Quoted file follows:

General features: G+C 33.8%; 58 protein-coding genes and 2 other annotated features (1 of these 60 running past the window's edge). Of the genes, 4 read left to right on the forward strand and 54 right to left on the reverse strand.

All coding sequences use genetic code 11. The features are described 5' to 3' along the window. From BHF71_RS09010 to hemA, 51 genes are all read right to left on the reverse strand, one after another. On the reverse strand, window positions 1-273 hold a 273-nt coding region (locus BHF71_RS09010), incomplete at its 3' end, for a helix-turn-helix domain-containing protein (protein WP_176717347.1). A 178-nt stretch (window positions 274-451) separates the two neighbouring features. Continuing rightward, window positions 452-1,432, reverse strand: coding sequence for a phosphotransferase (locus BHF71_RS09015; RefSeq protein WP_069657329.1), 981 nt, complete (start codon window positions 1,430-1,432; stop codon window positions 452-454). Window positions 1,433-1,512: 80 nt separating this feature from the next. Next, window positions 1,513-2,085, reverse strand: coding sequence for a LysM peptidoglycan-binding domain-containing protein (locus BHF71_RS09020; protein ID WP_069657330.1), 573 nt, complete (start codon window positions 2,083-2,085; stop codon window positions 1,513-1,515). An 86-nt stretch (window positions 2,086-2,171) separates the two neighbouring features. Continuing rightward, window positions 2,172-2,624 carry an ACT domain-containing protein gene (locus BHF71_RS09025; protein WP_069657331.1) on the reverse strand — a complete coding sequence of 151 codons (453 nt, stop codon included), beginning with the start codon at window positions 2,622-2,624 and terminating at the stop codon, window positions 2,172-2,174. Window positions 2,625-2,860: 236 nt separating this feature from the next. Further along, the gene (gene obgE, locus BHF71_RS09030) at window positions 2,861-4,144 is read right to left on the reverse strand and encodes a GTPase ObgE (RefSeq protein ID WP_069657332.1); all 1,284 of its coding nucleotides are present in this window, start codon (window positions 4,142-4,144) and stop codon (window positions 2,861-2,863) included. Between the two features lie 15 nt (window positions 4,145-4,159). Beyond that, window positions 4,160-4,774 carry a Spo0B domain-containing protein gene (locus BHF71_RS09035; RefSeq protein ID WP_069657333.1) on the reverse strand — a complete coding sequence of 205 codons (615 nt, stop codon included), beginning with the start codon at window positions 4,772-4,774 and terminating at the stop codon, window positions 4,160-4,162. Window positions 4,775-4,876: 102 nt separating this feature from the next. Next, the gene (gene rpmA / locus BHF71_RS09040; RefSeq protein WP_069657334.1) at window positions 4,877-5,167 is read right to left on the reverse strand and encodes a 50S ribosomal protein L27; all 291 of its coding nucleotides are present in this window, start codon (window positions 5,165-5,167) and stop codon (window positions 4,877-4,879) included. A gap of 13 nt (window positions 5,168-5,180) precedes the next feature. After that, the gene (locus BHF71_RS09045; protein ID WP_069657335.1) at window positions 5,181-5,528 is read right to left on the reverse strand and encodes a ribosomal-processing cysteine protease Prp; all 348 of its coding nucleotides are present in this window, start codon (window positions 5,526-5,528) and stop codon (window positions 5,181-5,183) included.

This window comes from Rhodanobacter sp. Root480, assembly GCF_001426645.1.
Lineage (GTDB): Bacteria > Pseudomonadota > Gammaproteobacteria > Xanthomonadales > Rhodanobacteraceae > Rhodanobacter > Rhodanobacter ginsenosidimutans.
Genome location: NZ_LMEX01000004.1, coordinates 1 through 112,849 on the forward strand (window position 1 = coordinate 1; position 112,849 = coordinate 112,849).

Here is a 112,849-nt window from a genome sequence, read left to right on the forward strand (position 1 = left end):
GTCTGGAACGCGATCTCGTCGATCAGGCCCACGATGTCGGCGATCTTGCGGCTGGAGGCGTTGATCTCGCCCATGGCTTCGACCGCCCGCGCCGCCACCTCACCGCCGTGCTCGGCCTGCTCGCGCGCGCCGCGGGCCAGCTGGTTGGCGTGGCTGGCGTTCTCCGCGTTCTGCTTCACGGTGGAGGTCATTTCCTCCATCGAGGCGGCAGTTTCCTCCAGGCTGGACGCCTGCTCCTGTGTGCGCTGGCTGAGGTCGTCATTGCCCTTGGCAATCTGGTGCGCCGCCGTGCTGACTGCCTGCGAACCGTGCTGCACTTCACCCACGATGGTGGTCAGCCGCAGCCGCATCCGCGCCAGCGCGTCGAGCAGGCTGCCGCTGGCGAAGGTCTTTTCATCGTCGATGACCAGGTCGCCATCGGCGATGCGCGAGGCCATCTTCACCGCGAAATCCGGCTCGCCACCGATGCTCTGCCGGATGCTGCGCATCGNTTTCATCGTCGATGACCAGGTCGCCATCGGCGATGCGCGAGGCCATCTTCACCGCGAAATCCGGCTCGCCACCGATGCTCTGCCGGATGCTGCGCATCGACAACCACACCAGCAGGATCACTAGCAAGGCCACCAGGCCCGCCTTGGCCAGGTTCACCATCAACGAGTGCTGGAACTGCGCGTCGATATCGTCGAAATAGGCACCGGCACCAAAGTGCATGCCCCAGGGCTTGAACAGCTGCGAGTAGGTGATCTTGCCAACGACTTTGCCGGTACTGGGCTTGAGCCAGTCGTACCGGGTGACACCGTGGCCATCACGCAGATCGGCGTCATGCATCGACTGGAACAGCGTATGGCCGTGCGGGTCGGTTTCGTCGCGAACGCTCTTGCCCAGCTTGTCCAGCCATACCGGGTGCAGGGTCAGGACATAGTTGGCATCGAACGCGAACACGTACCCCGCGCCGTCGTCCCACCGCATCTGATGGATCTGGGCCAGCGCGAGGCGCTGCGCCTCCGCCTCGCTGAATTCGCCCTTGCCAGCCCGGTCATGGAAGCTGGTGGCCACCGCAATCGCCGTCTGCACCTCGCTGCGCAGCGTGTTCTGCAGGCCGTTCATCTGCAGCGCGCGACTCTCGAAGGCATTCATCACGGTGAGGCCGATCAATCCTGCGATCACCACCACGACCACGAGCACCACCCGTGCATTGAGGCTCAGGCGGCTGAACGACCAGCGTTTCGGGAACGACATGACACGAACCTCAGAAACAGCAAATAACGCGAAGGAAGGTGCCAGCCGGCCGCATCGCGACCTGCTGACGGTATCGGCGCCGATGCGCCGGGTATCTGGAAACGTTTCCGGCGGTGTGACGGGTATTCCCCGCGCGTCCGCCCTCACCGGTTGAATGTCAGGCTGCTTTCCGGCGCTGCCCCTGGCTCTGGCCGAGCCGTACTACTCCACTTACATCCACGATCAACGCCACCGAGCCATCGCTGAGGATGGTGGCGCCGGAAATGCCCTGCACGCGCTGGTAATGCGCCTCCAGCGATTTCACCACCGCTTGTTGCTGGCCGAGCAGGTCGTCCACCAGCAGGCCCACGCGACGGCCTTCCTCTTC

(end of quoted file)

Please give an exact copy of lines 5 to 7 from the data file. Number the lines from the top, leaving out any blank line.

Genome location: NZ_LMEX01000004.1, coordinates 1 through 112,849 on the forward strand (window position 1 = coordinate 1; position 112,849 = coordinate 112,849).

Here is a 112,849-nt window from a genome sequence, read left to right on the forward strand (position 1 = left end):
GTCTGGAACGCGATCTCGTCGATCAGGCCCACGATGTCGGCGATCTTGCGGCTGGAGGCGTTGATCTCGCCCATGGCTTCGACCGCCCGCGCCGCCACCTCACCGCCGTGCTCGGCCTGCTCGCGCGCGCCGCGGGCCAGCTGGTTGGCGTGGCTGGCGTTCTCCGCGTTCTGCTTCACGGTGGAGGTCATTTCCTCCATCGAGGCGGCAGTTTCCTCCAGGCTGGACGCCTGCTCCTGTGTGCGCTGGCTGAGGTCGTCATTGCCCTTGGCAATCTGGTGCGCCGCCGTGCTGACTGCCTGCGAACCGTGCTGCACTTCACCCACGATGGTGGTCAGCCGCAGCCGCATCCGCGCCAGCGCGTCGAGCAGGCTGCCGCTGGCGAAGGTCTTTTCATCGTCGATGACCAGGTCGCCATCGGCGATGCGCGAGGCCATCTTCACCGCGAAATCCGGCTCGCCACCGATGCTCTGCCGGATGCTGCGCATCGNTTTCATCGTCGATGACCAGGTCGCCATCGGCGATGCGCGAGGCCATCTTCACCGCGAAATCCGGCTCGCCACCGATGCTCTGCCGGATGCTGCGCATCGACAACCACACCAGCAGGATCACTAGCAAGGCCACCAGGCCCGCCTTGGCCAGGTTCACCATCAACGAGTGCTGGAACTGCGCGTCGATATCGTCGAAATAGGCACCGGCACCAAAGTGCATGCCCCAGGGCTTGAACAGCTGCGAGTAGGTGATCTTGCCAACGACTTTGCCGGTACTGGGCTTGAGCCAGTCGTACCGGGTGACACCGTGGCCATCACGCAGATCGGCGTCATGCATCGACTGGAACAGCGTATGGCCGTGCGGGTCGGTTTCGTCGCGAACGCTCTTGCCCAGCTTGTCCAGCCATACCGGGTGCAGGGTCAGGACATAGTTGGCATCGAACGCGAACACGTACCCCGCGCCGTCGTCCCACCGCATCTGATGGATCTGGGCCAGCGCGAGGCGCTGCGCCTCCGCCTCGCTGAATTCGCCCTTGCCAGCCCGGTCATGGAAGCTGGTGGCCACCGCAATCGCCGTCTGCACCTCGCTGCGCAGCGTGTTCTGCAGGCCGTTCATCTGCAGCGCGCGACTCTCGAAGGCATTCATCACGGTGAGGCCGATCAATCCTGCGATCACCACCACGACCACGAGCACCACCCGTGCATTGAGGCTCAGGCGGCTGAACGACCAGCGTTTCGGGAACGACATGACACGAACCTCAGAAACAGCAAATAACGCGAAGGAAGGTGCCAGCCGGCCGCATCGCGACCTGCTGACGGTATCGGCGCCGATGCGCCGGGTATCTGGAAACGTTTCCGGCGGTGTGACGGGTATTCCCCGCGCGTCCGCCCTCACCGGTTGAATGTCAGGCTGCTTTCCGGCGCTGCCCCTGGCTCTGGCCGAGCCGTACTACTCCACTTACATCCACGATCAACGCCACCGAGCCATCGCTGAGGATGGTGGCGCCGGAAATGCCCTGCACGCGCTGGTAATGCGCCTCCAGCGATTTCACCACCGCTTGTTGCTGGCCGAGCAGGTCGTCCACCAGCAGGCCCACGCGACGGCCTTCCTCTTC